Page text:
## Peirce’s 1870 “Logic Of Relatives” • Comment 12.3

We now have two ways of computing a logical involution that raises a dyadic relative term to the power of a monadic absolute term, for example, $\mathit{l}^\mathrm{w}$ for “lover of every woman”.

The first method operates in the medium of set theory, expressing the denotation of the term $\mathit{l}^\mathrm{w}$ as the intersection of a set of relational applications: $\displaystyle \mathit{l}^\mathrm{w} ~=~ \bigcap_{x \in W} L \cdot x$

The second method operates in the matrix representation, expressing the value of the matrix $\mathsf{L}^\mathsf{W}$ with respect to an argument $u$ as a product of coefficient powers: $\displaystyle (\mathsf{L}^\mathsf{W})_u ~=~ \prod_{v \in X} \mathsf{L}_{uv}^{\mathsf{W}_v}$

Abstract formulas like these are more easily grasped with the aid of a concrete example and a picture of the relations involved.

### Example 6

Consider a universe of discourse $X$ that is subject to the following data: $\begin{array}{*{15}{c}} X & = & \{ & a, & b, & c, & d, & e, & f, & g, & h, & i & \} \\[6pt] W & = & \{ & d, & f & \} \\[6pt] L & = & \{ & b\!:\!a, & b\!:\!c, & c\!:\!b, & c\!:\!d, & e\!:\!d, & e\!:\!e, & e\!:\!f, & g\!:\!f, & g\!:\!h, & h\!:\!g, & h\!:\!i & \} \end{array}$

Figure 55 shows the placement of $W$ within $X$ and the placement of $L$ within $X \times X.$

To highlight the role of $W$ more clearly, the Figure represents the absolute term $\mathrm{w}"$ by means of the relative term $\mathrm{w},\!"$ that conveys the same information.

Computing the denotation of $\mathit{l}^\mathrm{w}$ by way of the set-theoretic formula, we can show our work as follows: $\displaystyle \mathit{l}^\mathrm{w} ~=~ \bigcap_{x \in W} L \cdot x ~=~ L \cdot d ~\cap~ L \cdot f ~=~ \{ c, e \} \cap \{ e, g \} ~=~ \{ e \}$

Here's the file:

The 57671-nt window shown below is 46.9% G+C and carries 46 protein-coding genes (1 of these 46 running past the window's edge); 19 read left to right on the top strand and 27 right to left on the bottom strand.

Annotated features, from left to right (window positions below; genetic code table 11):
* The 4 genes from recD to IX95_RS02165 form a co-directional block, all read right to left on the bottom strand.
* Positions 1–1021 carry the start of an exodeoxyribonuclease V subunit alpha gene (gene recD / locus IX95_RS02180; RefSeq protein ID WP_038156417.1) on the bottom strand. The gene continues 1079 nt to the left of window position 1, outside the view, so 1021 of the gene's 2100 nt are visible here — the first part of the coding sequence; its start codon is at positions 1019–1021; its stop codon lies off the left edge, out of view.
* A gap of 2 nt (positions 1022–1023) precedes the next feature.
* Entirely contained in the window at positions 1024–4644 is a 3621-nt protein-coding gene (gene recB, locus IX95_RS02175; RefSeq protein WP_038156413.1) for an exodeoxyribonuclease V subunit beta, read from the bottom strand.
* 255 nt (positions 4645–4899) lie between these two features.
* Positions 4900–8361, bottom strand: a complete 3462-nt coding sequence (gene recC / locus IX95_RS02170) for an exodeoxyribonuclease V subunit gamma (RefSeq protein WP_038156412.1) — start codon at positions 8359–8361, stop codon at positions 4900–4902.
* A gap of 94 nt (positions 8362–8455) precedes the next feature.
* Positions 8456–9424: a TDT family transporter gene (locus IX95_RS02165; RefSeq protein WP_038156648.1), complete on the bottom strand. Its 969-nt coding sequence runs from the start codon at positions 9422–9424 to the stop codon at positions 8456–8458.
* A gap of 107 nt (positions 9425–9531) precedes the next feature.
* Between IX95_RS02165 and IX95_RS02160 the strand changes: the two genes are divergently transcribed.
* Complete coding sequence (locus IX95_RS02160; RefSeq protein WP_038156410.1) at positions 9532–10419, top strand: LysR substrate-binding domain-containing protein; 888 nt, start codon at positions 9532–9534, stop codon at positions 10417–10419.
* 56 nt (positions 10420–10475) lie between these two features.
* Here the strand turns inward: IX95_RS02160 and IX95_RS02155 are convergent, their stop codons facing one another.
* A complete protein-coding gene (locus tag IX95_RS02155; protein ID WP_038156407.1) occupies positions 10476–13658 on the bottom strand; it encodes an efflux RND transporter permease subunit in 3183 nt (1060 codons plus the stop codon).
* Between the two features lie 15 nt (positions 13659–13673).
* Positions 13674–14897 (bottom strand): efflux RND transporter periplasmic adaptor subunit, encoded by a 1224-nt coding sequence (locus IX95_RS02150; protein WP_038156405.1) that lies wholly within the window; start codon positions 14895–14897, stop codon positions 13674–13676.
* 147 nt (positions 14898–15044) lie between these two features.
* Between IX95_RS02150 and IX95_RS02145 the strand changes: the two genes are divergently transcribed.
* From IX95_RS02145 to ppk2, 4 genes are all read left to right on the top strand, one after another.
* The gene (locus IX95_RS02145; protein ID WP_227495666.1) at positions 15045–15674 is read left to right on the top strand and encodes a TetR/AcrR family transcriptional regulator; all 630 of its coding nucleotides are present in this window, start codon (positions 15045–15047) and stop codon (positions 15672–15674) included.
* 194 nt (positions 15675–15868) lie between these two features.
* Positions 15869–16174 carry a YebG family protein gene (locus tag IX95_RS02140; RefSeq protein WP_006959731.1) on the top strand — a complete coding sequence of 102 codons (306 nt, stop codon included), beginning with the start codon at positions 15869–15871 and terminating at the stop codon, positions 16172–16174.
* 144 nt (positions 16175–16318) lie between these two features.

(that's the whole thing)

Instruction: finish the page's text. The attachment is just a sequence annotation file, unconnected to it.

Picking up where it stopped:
With the above Figure in mind, we can visualize the computation of $\textstyle (\mathsf{L}^\mathsf{W})_u = \prod_{v \in X} \mathsf{L}_{uv}^{\mathsf{W}_v}$ as follows:

1. Pick a specific $u$ in the bottom row of the Figure.
2. Pan across the elements $v$ in the middle row of the Figure.
3. If $u$ links to $v$ then $\mathsf{L}_{uv} = 1,$ otherwise $\mathsf{L}_{uv} = 0.$
4. If $v$ in the middle row links to $v$ in the top row then $\mathsf{W}_v = 1,$ otherwise $\mathsf{W}_v = 0.$
5. Compute the value $\mathsf{L}_{uv}^{\mathsf{W}_v} = (\mathsf{L}_{uv} \Leftarrow \mathsf{W}_v)$ for each $v$ in the middle row.
6. If any of the values $\mathsf{L}_{uv}^{\mathsf{W}_v}$ is $0$ then the product $\textstyle \prod_{v \in X} \mathsf{L}_{uv}^{\mathsf{W}_v}$ is $0,$ otherwise it is $1.$

As a general observation, we know that the value of $(\mathsf{L}^\mathsf{W})_u$ goes to $0$ just as soon as we find a $v \in X$ such that $\mathsf{L}_{uv} = 0$ and $\mathsf{W}_v = 1,$ in other words, such that $(u, v) \notin L$ but $v \in W.$  If there is no such $v$ then $(\mathsf{L}^\mathsf{W})_u = 1.$

Running through the program for each $u \in X,$ the only case that produces a non-zero result is $(\mathsf{L}^\mathsf{W})_e = 1.$  That portion of the work can be sketched as follows: $\displaystyle (\mathsf{L}^\mathsf{W})_e ~=~ \prod_{v \in X} \mathsf{L}_{ev}^{\mathsf{W}_v} ~=~ 0^0 \cdot 0^0 \cdot 0^0 \cdot 1^1 \cdot 1^0 \cdot 1^1 \cdot 0^0 \cdot 0^0 \cdot 0^0 ~=~ 1$

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